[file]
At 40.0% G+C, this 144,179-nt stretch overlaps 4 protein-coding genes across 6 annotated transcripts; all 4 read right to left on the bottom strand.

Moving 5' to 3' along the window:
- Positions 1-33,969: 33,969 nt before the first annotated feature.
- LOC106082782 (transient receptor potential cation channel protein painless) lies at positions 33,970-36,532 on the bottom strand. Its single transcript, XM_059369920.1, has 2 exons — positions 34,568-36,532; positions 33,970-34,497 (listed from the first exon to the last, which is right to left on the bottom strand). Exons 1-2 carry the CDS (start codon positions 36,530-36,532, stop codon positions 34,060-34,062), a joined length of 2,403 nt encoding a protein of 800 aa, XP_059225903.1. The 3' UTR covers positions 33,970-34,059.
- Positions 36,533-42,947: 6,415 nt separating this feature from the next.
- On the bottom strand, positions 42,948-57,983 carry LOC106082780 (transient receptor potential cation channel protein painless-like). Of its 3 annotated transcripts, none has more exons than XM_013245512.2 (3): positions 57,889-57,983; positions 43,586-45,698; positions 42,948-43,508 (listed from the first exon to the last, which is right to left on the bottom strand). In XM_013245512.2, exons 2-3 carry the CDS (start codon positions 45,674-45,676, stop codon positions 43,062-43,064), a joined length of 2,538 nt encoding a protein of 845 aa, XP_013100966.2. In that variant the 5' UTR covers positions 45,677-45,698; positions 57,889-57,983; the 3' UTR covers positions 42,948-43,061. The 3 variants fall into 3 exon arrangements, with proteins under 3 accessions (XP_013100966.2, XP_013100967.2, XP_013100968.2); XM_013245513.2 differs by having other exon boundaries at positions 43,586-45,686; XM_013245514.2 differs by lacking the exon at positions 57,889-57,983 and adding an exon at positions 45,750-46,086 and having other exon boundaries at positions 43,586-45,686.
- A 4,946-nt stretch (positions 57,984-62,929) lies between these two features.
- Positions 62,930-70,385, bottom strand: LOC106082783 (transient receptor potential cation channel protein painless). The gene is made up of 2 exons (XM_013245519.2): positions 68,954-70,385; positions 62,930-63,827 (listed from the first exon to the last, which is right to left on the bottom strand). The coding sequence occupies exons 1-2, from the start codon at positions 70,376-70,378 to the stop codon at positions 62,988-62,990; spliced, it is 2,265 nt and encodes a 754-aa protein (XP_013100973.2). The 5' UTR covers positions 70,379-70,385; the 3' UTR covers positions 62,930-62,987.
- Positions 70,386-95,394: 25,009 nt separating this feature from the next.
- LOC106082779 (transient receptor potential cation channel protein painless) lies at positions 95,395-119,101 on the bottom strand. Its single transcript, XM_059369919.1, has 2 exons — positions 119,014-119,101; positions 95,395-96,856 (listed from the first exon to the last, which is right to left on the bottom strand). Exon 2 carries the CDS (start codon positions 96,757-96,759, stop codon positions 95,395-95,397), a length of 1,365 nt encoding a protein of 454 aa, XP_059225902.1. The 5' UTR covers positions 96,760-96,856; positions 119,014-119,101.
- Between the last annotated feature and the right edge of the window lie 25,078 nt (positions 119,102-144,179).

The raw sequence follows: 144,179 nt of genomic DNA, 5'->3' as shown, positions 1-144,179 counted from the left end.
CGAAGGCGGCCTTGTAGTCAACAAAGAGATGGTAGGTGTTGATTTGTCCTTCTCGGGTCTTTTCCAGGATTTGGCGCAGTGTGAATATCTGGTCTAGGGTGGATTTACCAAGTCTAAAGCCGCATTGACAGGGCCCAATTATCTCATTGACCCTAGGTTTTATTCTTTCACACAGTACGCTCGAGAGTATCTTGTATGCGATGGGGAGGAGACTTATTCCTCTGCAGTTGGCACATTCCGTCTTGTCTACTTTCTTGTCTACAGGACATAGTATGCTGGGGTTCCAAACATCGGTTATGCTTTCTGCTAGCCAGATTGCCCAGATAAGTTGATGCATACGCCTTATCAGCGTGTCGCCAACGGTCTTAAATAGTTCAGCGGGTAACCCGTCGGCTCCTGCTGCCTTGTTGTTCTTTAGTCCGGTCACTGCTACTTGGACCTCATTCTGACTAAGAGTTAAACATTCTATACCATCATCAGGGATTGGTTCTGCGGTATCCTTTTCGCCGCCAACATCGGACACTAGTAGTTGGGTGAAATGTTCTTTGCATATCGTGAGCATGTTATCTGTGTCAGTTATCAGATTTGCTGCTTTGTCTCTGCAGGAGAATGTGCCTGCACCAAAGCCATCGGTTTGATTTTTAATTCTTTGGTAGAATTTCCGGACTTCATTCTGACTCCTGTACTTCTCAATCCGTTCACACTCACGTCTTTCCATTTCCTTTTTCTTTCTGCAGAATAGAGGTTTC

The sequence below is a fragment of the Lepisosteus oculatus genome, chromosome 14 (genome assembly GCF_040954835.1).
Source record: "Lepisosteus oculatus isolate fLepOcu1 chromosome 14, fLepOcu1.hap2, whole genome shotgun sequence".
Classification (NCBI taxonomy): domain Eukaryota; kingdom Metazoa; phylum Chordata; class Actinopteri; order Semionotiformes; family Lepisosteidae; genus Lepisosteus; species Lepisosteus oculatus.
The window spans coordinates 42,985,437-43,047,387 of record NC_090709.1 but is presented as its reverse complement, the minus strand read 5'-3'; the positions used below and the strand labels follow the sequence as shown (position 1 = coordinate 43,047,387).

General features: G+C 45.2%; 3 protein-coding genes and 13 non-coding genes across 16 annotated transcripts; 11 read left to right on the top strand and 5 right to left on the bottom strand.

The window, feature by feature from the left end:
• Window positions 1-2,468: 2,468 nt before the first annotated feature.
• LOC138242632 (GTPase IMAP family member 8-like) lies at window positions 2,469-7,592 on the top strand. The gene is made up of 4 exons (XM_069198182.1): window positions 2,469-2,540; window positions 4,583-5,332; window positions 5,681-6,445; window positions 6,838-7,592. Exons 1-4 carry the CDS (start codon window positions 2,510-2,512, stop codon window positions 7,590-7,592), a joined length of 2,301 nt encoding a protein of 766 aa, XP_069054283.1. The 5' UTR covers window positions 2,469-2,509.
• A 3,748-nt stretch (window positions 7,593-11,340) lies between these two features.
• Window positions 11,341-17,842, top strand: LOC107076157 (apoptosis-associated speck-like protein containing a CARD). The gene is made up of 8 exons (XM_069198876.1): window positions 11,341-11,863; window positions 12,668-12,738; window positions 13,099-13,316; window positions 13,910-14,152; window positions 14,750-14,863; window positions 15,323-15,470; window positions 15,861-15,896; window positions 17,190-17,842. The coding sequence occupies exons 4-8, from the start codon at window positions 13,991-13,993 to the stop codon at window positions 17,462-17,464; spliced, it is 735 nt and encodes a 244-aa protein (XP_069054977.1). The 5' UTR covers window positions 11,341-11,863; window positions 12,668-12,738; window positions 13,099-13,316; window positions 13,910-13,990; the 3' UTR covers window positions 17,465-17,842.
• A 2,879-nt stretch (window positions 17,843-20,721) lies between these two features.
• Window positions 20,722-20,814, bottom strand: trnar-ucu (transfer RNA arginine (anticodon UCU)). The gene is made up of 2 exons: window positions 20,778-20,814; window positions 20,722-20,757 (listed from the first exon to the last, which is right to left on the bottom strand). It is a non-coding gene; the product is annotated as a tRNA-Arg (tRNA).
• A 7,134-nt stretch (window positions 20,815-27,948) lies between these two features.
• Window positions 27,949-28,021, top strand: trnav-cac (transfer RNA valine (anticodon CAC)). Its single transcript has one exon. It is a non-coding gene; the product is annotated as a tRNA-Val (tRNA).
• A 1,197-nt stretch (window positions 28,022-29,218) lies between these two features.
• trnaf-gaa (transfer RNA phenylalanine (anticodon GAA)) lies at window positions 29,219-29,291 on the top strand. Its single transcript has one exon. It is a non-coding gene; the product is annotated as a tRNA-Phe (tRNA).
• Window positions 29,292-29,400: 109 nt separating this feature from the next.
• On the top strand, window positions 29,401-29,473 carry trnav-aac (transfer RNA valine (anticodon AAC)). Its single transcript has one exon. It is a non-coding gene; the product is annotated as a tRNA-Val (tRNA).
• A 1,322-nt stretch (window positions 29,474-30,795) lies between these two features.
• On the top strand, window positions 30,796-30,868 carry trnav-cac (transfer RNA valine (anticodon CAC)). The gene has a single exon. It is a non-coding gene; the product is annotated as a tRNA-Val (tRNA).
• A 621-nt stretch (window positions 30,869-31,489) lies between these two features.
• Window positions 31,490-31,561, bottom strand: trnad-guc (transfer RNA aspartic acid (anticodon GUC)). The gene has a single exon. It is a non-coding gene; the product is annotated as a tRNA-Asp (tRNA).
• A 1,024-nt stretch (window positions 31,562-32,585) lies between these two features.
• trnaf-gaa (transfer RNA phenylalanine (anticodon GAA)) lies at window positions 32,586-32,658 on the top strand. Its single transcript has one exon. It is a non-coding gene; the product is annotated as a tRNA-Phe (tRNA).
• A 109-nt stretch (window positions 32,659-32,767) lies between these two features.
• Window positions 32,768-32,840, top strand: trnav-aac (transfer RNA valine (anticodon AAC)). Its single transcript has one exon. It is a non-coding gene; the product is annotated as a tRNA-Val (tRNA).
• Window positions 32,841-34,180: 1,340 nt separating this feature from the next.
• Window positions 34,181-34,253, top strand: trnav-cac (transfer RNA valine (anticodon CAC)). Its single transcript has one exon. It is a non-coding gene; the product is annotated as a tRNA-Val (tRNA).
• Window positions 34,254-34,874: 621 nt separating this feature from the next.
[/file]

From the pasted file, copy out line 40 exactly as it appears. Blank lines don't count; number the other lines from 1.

• Window positions 32,841-34,180: 1,340 nt separating this feature from the next.